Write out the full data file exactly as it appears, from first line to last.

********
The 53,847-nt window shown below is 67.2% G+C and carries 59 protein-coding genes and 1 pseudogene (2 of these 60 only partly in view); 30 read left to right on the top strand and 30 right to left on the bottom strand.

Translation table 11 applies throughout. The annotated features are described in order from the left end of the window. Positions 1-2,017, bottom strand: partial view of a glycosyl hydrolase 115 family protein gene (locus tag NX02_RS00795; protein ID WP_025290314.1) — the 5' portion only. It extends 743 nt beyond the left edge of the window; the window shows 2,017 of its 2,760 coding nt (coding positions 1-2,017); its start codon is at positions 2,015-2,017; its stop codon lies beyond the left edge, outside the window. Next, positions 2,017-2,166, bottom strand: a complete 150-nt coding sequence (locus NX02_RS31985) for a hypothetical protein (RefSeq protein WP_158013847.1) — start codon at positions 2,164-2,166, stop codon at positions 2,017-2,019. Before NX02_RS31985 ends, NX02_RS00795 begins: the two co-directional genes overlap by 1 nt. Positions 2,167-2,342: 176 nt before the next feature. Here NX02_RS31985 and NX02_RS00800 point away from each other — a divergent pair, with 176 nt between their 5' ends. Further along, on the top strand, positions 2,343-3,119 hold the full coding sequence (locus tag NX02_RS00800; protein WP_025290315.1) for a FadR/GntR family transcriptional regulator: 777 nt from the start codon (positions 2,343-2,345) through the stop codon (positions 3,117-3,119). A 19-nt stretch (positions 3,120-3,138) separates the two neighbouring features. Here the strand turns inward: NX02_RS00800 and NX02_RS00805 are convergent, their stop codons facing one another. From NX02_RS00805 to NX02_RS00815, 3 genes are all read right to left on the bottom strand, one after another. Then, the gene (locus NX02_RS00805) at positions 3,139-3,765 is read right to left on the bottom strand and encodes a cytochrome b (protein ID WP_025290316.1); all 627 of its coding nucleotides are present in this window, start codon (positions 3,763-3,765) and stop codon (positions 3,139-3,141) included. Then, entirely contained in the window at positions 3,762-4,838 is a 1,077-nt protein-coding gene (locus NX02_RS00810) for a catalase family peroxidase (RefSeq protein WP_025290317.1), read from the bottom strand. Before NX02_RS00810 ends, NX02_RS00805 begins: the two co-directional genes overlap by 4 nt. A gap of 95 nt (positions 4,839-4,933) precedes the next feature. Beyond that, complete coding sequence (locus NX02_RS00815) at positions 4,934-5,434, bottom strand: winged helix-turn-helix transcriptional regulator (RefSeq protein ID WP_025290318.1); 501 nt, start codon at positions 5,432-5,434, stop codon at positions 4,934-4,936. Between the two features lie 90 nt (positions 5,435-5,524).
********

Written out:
The 53,847-nt window shown below is 67.2% G+C and carries 59 protein-coding genes and 1 pseudogene (2 of these 60 only partly in view); 30 read left to right on the top strand and 30 right to left on the bottom strand.

Translation table 11 applies throughout. The annotated features are described in order from the left end of the window. Positions 1-2,017, bottom strand: partial view of a glycosyl hydrolase 115 family protein gene (locus tag NX02_RS00795; protein ID WP_025290314.1) — the 5' portion only. It extends 743 nt beyond the left edge of the window; the window shows 2,017 of its 2,760 coding nt (coding positions 1-2,017); its start codon is at positions 2,015-2,017; its stop codon lies beyond the left edge, outside the window. Next, positions 2,017-2,166, bottom strand: a complete 150-nt coding sequence (locus NX02_RS31985) for a hypothetical protein (RefSeq protein WP_158013847.1) — start codon at positions 2,164-2,166, stop codon at positions 2,017-2,019. Before NX02_RS31985 ends, NX02_RS00795 begins: the two co-directional genes overlap by 1 nt. Positions 2,167-2,342: 176 nt before the next feature. Here NX02_RS31985 and NX02_RS00800 point away from each other — a divergent pair, with 176 nt between their 5' ends. Further along, on the top strand, positions 2,343-3,119 hold the full coding sequence (locus tag NX02_RS00800; protein WP_025290315.1) for a FadR/GntR family transcriptional regulator: 777 nt from the start codon (positions 2,343-2,345) through the stop codon (positions 3,117-3,119). A 19-nt stretch (positions 3,120-3,138) separates the two neighbouring features. Here the strand turns inward: NX02_RS00800 and NX02_RS00805 are convergent, their stop codons facing one another. From NX02_RS00805 to NX02_RS00815, 3 genes are all read right to left on the bottom strand, one after another. Then, the gene (locus NX02_RS00805) at positions 3,139-3,765 is read right to left on the bottom strand and encodes a cytochrome b (protein ID WP_025290316.1); all 627 of its coding nucleotides are present in this window, start codon (positions 3,763-3,765) and stop codon (positions 3,139-3,141) included. Then, entirely contained in the window at positions 3,762-4,838 is a 1,077-nt protein-coding gene (locus NX02_RS00810) for a catalase family peroxidase (RefSeq protein WP_025290317.1), read from the bottom strand. Before NX02_RS00810 ends, NX02_RS00805 begins: the two co-directional genes overlap by 4 nt. A gap of 95 nt (positions 4,839-4,933) precedes the next feature. Beyond that, complete coding sequence (locus NX02_RS00815) at positions 4,934-5,434, bottom strand: winged helix-turn-helix transcriptional regulator (RefSeq protein ID WP_025290318.1); 501 nt, start codon at positions 5,432-5,434, stop codon at positions 4,934-4,936. Between the two features lie 90 nt (positions 5,435-5,524).